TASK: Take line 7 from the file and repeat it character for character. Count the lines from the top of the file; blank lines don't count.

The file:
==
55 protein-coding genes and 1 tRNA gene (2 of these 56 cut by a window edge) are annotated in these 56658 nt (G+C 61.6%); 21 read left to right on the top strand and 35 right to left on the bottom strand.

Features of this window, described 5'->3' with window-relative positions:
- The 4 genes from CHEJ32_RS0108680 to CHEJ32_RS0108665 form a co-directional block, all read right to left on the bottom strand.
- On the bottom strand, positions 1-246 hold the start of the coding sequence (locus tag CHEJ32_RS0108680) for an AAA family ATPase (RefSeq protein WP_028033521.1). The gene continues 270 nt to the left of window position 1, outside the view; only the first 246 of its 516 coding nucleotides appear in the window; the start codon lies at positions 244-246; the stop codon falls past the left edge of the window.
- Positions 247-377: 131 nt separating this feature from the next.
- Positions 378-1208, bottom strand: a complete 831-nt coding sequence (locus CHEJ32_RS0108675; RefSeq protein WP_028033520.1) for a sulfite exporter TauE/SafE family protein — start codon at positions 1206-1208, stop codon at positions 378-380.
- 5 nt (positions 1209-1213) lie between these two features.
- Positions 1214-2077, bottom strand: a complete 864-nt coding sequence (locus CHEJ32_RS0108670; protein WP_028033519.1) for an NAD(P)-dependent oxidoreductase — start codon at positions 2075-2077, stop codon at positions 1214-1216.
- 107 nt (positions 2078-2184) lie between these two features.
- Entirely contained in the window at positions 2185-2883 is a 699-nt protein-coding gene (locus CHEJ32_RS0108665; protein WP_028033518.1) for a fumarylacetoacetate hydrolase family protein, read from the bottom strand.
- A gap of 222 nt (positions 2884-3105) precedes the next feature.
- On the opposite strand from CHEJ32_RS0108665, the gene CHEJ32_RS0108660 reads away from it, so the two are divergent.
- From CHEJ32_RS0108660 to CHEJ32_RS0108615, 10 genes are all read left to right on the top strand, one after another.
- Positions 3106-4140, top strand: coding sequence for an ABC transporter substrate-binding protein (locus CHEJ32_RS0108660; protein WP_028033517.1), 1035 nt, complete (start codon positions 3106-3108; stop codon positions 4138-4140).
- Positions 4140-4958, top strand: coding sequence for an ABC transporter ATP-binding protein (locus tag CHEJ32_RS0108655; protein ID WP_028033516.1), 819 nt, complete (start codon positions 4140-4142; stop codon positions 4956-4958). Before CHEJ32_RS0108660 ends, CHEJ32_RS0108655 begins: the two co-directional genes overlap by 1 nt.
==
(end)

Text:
- 5 nt (positions 1209-1213) lie between these two features.